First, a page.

... Besides carvone and citronella, E,Z-2,6 nonadienal derived from cereal products and nerol derived from essential oils such as lemongrass (Kpoviessi et al., 2014), are still deserving of further studies because of the therapeutic potential of OLFR43 in the Metabolic Syndrome. ...
... It has a good reaction to esters, acetones, ketones, terpenes, sulfur compounds, aldehydes, alcohols and lactones, but almost no reaction to phenols, pyrazines, benzaldehydes, acids and furanone (Christiane, Franziska, Johanna & Dietmar, 2016 compounds also had the ability to activate OR1A1 (Ahmed et al., 2018). The typical natural ligands of OR1A1, citral, nerol, estragole and 3-methyl-2, 4-nonanedione, are generally existed in plants and vegetable (Chizzola, 2011;Du, Clery & Hammond, 2008;Kpoviessi et al., 2014). ...
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The Metabolic Syndrome has become one of the major public health challenges in the world, and adjusting the glucose and lipid to the normal level is crucial for treating the Metabolic Syndrome. Olfactory receptors (ORs) expressed in extra‐nasal tissues participate in diverse biological processes, including the regulation of glucose and lipid metabolism. Ectopic ORs can regulate insulin secretion, glucagon secretion, fatty acid oxidation, lipogenesis, thermogenesis, and so forth. Understanding the physiological function and deciphering the olfactory recognition code by suitable ligands make ectopic ORs potential targets for the treatment of the Metabolic Syndrome. Thus, we delineate the roles and mechanisms of ectopic ORs in the regulation of glucose and lipid metabolism, summarize the corresponding natural ligands, and discuss existing problems and therapeutic potential of targeting ORs in the Metabolic Syndrome.
... Results showed that the amount of essential oils and the chemical composition depend on the geographic origin (Kumar et al. 2011). However, regardless its origin, lemongrass is characterized by a high production of citral (70-80%) with variable amounts as compared to other species from the genus Cymbopogon (Ganjewala 2009;Gbenou et al. 2013;Kpoviessi et al. 2014;Solórzano-Santos and Miranda-Novales 2012). Our results also showed that citral with both isomers neral and geranial presented 80.4% of the chemical composition. ...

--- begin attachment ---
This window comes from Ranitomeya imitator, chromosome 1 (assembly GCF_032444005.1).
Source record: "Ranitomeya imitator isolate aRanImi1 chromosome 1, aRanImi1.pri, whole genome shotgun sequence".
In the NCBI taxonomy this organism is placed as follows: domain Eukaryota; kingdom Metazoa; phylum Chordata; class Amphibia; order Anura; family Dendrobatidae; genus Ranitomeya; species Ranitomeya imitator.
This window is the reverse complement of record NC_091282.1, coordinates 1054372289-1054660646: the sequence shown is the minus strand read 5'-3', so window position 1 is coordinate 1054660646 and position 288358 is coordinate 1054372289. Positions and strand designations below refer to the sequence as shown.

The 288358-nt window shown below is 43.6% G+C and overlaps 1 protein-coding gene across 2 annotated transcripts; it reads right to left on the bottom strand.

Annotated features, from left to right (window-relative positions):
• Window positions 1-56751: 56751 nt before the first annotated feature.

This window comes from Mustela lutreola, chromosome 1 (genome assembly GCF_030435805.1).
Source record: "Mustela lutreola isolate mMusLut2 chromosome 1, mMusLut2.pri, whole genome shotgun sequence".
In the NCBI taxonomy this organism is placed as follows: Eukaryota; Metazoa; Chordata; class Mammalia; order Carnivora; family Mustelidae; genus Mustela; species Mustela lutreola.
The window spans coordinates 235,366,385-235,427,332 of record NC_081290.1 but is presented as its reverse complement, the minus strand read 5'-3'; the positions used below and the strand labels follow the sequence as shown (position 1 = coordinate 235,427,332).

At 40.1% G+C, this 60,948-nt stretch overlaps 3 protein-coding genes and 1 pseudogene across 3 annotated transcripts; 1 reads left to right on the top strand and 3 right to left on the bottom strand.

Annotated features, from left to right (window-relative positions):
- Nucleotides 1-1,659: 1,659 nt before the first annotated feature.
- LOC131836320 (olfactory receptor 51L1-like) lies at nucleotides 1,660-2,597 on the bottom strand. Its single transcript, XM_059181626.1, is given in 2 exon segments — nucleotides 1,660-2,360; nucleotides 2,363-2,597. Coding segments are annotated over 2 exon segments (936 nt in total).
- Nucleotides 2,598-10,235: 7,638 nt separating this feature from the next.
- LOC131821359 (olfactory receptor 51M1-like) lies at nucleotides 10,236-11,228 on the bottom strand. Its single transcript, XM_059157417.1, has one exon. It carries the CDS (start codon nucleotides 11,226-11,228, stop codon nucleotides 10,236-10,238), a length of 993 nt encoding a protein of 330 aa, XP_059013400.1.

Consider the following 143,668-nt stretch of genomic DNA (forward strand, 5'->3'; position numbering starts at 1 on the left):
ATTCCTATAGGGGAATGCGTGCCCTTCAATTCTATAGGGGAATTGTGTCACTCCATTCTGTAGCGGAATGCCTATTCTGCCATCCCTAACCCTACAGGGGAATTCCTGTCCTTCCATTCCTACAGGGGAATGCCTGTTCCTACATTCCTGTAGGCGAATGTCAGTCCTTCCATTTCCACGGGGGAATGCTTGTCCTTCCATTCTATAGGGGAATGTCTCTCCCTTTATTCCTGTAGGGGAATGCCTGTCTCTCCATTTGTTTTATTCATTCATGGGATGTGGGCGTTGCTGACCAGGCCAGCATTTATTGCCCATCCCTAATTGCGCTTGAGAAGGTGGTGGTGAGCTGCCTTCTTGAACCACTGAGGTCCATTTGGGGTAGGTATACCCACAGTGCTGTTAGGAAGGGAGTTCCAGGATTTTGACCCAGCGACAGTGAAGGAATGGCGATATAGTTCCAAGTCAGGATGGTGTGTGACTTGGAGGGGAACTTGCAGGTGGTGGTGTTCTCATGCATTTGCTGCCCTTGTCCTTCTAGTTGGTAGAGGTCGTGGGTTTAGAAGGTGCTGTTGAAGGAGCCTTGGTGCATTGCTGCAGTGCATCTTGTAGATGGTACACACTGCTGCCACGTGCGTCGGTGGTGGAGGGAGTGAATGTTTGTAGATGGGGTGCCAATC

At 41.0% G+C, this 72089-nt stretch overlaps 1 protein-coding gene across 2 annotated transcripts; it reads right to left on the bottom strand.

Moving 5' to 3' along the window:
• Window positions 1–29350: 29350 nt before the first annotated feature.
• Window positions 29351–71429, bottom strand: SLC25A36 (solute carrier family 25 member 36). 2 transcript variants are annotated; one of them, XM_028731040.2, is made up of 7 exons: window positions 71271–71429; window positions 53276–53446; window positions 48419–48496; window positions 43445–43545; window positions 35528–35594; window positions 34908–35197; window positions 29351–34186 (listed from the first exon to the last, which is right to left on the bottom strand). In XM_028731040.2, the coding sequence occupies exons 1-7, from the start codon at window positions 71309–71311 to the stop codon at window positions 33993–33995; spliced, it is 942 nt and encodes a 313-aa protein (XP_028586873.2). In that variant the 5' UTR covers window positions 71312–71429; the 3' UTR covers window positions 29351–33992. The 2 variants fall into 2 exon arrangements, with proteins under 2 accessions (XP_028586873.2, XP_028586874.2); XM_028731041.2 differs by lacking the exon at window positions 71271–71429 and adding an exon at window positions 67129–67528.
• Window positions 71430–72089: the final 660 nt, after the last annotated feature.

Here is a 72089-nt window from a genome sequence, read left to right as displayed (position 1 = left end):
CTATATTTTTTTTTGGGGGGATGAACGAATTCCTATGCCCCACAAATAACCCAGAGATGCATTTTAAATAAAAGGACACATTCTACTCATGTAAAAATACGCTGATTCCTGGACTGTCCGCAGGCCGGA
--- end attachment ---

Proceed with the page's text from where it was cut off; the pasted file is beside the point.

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Chemical composition and allelopathic activity of Cymbopogon citratus (DC.) Stapf. essential oils growing inTunisia. Essential oils isolated by hydrodistillation from lemongrass (Cymbopogon citratus (DC.) Stapf) cultivated in Tunisia, were analyzed by gas chromatography mass spectrometry (GC-MS) and their allelopathic effect on four weeds species was studied. The results showed that the average yield of essential oils was 0.85(v/w). Four main components representing 91.08% of the total oil were identified. Monoterpenes aldehydes were dominants (79.80%) and the major component was citral present with both isomers the (E)-citral (geranial), 46.01% and (Z)-citral (neral), 34.39%. The results showed also that the reduction of the germination percentage depends on the concentration level of the essential oils and the weeds species. They inhibited significantly the germination of Phalaris paradoxa L., Lolium rigidum L., Cichorium intybus L. and Convolvulus arvensis L seeds. However, this inhibition was noticeable for the grass weeds Phalaris paradoxa L., Lolium rigidum L. than the remaining species in very low concentrations.
... The plant is mainly exploited for its essential oil content. Citronella essential oil is characterized by the presence of two major chemical groups, monoterpenes and sesquiterpenes, along with a great amount of their oxygenated derivatives 16,17 . The chemical composition of citronella essential oil varies with the geographical origin, environmental factors, ecological and climatic conditions, developmental stages, harvest time, genetic factors. ...
Article
The present study aims for quantitative analysis of citronella essential oil followed by its antifungal evaluation on maize fungi. GC/MS analysis of Cymbopogon nardus essential oil indicated the presence of citronellal (22.15 %), citronellol (16.34 %), and geraniol (11.16 %) as major constituents. Saponification value, acid value and moisture content were 139.15 mg/g, 2.1 mg/g and 20 %, respectively. The essential oil and its isolated compounds were tested for their antifungal potential against Fusarium verticillioides and Dreschlera maydis using the Poisoned food technique. C. nardus essential oil markedly suppressed the growth of F. verticillioides and D. maydis with ED50 values 0.095 and 0.098 mg/ml, respectively and was comparable to synthetic fungicide. The essential oil provides a great scope to be used as a natural eco-friendly fungicide for the control of maize fungi.